Prison term after $450,000 gambling-fuelled fraud

SALLY KIDSON
Last updated 13:00 06/11/2012

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A Waimea Nurseries employee stole $450,000 from the company to fund a gambling habit and pay for trips to follow sporting events in Australia and New Zealand.

Darren Lindsay Thomason, 36, appeared for sentencing in the Nelson District Court yesterday after earlier admitting a charge of theft by a person in a special relationship.

He was sentenced to three years' jail and ordered to pay a further $50,000 reparation on top of the $100,000 he had already paid.

Thomason is a cricket and hockey umpire in Nelson and worked in wineries in Marlborough, before moving to Nelson.

Judge Tony Zohrab said Thomason was employed by Waimea Nurseries from May 2009 to June this year as the company's finance officer.

Thomason was responsible for the company's finance and IT and worked unsupervised.

It was his responsibility to do the banking and financial transactions. He had authority to do internet banking.

Judge Zohrab said Thomason started to steal money from July 2009, and continued to take money until he was dismissed. Because of the degree of trust in him, he managed to transfer $436,610 over that time into his bank account.

Judge Zohrab said Thomason had also admitted putting $19,000 on a travel card, and travelled in Australia and New Zealand to attend sporting events and casinos.

He also admitted paying for some of his friends' travel on the card.

To cover his steps, Thomason had to take all sorts of other steps and the implication of those were being uncovered.

Judge Zohrab said he had victim impact statements from people involved in the business and they described an extraordinary breach of trust, violation and betrayal.

The current economic climate was difficult, and to learn Thomason was stealing to fund his lifestyle of gambling addiction was difficult for them to comprehend.

Thomason had started gambling 15 years ago and became a heavy gambler five years ago.

His offending had a significant effect on shareholders and directors and the consequences of his offending would be felt for the rest of their lives.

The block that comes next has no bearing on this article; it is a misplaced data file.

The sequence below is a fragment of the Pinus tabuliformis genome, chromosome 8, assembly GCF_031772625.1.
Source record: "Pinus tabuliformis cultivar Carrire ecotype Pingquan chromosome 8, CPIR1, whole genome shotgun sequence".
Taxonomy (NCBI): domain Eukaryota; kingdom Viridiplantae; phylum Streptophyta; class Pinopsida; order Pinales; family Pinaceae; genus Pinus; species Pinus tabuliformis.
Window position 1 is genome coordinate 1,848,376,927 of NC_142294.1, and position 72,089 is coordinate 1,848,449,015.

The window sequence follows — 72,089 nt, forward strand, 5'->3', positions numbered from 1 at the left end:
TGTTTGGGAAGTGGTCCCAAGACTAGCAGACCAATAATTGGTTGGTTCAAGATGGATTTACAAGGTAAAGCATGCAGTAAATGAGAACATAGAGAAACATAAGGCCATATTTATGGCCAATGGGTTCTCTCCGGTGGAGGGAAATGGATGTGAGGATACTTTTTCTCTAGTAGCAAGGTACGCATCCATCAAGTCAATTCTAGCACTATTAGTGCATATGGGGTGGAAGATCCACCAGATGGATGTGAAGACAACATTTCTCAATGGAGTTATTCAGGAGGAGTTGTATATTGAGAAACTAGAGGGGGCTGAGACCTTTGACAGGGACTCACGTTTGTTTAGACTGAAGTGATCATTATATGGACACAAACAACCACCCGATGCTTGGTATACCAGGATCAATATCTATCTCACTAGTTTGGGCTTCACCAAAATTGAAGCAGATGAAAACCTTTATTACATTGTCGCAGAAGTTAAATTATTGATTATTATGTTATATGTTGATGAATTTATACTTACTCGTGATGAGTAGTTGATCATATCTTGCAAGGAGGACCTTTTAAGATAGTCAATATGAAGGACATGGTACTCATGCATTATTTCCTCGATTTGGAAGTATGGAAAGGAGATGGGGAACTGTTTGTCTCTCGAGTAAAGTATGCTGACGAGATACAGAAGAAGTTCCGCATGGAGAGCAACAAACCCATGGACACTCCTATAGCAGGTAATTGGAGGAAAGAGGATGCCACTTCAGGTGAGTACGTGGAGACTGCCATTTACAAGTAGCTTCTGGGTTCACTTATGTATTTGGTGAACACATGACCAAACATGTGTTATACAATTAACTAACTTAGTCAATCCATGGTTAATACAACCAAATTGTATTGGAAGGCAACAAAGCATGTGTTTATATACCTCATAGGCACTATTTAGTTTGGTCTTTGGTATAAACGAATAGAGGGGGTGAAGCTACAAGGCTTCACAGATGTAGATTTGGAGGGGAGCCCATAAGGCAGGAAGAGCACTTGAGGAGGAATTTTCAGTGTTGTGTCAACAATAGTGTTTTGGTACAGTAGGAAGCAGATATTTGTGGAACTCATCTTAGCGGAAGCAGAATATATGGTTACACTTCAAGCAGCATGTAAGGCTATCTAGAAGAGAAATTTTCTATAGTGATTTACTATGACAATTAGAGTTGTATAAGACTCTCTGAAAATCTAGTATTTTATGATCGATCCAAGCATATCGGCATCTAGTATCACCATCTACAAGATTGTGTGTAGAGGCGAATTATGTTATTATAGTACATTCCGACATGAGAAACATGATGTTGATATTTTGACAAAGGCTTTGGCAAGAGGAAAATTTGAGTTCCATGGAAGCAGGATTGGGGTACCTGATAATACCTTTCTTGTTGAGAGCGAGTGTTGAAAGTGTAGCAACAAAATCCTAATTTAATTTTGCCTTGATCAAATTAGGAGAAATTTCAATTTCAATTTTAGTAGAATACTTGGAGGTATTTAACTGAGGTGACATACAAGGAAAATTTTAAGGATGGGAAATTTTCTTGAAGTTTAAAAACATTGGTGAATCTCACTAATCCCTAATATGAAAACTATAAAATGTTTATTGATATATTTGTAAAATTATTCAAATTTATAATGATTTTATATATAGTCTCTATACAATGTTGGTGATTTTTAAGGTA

"I'm sure they have real difficulty in accepting your expression of remorse," the judge said.

"I'm sure any expression of remorse is incredibly difficult for them to swallow."

Thomason's employers had to pay accountants to go through their accounts so they accurately reflected what was going on, and there were implications on the GST, fringe benefits and other taxes. He hoped the IRD would be sympathetic to the company.

Thomason had come up with $20,000 reparation and his mother had come up with a further $80,000, Judge Zohrab said.

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Any further reparation he ordered had to be realistically be able to be paid within five years, he said.

Thomason had limited ability to come up with further reparation.

Thomason's lawyer, Craig Stevenson, said Thomason's employment gave him the opportunity to indulge in gambling to a quite a significant degree well beyond his income. Thomason did not accept all the money had gone on gambling.

Thomason had taken himself to see a gambling counsellor the day before his employment was terminated.

He was remorseful. Mr Stevenson said there was talk of a lavish lifestyle, but he had only seen one stamp for one trip in Thomason's passport.

- The Nelson Mail

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